As an educator I am guided by the belief that all people are fundamentally equal and have equal rights and by the belief that education has the power to help each person gain the skills that help them gain the autonomy and the freedom to live the life they want to live and the disposition and ability to join others in improving their communities. Schools and colleges, and the idea that they should be accessible to all people, are the best human inventions to help us improve the world.
In order to help educational institutions realize their potential it is important to have clear goals that provide direction for what it means to prepare students to improve the world. Educational improvement is team work, and teams work better when they share a vision about true north. I find true north in the Universal Declaration of Human Rights, a compact outlining what are the basic rights that each person has because they are human. I find also guidance in the Sustainable Development Goals, approved by the United Nations a year ago, outlining a vision of the conditions necessary for global peace and sustainability.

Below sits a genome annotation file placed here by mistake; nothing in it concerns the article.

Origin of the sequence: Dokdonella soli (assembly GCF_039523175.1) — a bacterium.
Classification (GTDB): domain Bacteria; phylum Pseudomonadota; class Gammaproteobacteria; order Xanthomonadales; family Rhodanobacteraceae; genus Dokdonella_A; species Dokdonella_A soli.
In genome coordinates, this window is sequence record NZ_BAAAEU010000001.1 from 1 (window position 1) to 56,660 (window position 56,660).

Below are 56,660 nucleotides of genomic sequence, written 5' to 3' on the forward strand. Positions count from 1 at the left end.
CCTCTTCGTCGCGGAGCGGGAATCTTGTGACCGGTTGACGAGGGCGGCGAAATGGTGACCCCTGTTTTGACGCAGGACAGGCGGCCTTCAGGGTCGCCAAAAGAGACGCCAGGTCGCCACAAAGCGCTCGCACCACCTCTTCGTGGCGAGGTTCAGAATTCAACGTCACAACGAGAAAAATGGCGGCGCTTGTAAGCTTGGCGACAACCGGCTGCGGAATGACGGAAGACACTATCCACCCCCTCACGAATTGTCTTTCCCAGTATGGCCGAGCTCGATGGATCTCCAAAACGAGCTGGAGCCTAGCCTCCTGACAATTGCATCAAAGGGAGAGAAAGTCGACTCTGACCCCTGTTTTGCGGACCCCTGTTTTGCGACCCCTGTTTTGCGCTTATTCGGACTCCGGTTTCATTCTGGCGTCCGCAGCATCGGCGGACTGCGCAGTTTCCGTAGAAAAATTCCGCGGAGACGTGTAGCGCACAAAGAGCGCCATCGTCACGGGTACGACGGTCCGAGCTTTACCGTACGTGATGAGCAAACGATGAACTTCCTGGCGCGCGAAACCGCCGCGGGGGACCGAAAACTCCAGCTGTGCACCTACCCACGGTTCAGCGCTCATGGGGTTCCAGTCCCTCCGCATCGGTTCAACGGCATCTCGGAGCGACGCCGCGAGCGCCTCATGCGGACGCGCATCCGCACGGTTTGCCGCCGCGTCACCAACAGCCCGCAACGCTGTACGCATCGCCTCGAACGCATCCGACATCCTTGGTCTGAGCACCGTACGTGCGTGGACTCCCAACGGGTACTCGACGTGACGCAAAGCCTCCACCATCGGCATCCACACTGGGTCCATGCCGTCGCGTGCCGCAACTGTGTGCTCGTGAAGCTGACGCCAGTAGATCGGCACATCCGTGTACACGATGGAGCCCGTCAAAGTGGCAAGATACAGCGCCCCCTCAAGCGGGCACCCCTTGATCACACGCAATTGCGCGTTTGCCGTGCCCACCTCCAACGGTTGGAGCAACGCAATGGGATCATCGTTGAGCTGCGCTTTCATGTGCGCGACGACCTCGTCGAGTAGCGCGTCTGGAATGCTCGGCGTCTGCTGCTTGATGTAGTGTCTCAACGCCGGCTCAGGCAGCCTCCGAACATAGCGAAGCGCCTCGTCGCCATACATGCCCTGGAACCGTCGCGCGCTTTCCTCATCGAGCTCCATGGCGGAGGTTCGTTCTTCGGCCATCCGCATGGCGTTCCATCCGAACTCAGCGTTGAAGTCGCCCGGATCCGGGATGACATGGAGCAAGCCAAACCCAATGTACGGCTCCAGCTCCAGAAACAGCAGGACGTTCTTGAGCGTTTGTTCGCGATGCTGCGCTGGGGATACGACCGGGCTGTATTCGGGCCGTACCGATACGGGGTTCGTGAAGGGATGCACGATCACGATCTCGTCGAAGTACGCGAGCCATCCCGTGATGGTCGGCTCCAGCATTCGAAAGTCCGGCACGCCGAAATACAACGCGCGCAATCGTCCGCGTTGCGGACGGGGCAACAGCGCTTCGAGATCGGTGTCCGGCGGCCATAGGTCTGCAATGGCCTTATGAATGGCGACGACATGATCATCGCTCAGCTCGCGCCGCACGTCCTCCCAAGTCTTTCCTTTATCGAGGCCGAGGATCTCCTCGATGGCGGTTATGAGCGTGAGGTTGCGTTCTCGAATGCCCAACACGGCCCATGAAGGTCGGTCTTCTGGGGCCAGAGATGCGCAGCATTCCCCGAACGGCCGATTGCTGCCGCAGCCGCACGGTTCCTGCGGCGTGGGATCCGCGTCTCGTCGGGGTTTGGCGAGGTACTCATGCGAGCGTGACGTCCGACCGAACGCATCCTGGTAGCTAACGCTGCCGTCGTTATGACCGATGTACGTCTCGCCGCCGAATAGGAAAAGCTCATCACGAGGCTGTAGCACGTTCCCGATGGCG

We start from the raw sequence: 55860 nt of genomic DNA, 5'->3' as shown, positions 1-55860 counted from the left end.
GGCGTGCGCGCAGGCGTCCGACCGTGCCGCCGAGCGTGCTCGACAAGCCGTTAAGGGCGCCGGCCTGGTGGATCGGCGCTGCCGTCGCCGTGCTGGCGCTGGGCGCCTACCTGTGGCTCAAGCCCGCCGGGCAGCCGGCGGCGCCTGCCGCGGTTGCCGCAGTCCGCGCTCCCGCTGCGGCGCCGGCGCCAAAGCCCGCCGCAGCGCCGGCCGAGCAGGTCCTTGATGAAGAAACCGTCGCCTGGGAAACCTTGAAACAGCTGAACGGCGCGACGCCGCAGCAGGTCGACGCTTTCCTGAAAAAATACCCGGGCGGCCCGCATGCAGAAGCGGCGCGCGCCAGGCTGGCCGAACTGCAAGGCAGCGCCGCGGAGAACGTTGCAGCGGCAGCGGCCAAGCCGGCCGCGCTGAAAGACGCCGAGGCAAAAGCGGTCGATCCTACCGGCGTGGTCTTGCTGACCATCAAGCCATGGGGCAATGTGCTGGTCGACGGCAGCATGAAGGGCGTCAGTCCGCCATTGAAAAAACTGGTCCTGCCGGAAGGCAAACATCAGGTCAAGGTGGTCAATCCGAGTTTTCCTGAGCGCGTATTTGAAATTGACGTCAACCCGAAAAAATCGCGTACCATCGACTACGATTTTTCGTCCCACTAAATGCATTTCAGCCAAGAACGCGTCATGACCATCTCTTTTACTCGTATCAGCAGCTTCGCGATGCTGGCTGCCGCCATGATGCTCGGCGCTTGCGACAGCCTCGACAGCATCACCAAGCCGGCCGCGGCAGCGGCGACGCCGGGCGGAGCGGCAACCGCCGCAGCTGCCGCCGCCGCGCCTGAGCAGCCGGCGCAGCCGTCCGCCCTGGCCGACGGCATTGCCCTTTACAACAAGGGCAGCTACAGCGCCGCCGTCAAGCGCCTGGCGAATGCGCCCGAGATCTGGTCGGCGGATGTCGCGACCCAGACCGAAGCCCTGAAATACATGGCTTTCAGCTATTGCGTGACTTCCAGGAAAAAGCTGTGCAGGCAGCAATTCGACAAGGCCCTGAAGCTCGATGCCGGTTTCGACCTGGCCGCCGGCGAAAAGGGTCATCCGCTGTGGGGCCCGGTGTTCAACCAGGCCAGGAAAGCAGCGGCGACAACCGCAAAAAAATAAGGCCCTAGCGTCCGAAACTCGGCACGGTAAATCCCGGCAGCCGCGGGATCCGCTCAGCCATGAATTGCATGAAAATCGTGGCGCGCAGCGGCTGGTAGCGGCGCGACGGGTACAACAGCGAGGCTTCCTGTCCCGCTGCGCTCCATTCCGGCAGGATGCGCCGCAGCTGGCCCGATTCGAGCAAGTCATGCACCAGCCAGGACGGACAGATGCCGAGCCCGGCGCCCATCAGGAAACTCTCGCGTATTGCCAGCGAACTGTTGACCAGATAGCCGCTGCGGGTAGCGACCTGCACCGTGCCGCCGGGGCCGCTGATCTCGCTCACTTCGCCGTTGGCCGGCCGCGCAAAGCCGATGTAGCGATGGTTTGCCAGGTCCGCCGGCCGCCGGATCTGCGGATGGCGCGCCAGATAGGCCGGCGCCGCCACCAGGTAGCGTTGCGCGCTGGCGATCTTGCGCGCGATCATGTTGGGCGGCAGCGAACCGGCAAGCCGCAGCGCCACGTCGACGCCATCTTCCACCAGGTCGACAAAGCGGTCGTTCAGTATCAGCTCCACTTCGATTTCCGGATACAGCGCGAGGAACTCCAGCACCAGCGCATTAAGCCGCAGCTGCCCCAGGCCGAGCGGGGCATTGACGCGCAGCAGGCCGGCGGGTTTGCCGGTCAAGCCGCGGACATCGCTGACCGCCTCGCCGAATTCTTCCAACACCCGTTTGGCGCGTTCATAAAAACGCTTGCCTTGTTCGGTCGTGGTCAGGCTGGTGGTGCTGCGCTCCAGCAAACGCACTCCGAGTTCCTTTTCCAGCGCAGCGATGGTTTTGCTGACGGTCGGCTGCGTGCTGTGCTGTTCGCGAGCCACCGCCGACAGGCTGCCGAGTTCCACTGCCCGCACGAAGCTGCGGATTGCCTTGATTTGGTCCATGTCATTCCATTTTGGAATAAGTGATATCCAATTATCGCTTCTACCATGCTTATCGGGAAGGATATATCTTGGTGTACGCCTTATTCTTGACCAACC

I am concerned that the election of Donald Trump as President of the United States might pose some challenges to advancing some of these goals. Since he has no record of public service, I can only make scenarios of what his likely educational priorities will be based on his campaign rhetoric. On that basis, I expect challenges for advancing the educational rights of ethnic and religious minorities, of LGTB communities, of students who live in the United States undocumented. I expect also challenges to educating students to behave in ways that reverse climate change. I also hope to be wrong in these predictions, and that his actions as President reveal a different set of priorities than those revealed by his campaign. It is entirely possible that he will appoint a team to oversee education that will advance educational opportunities for all. That would be very valuable, in my view, to advancing economic and social prosperity and inclusion in this nation.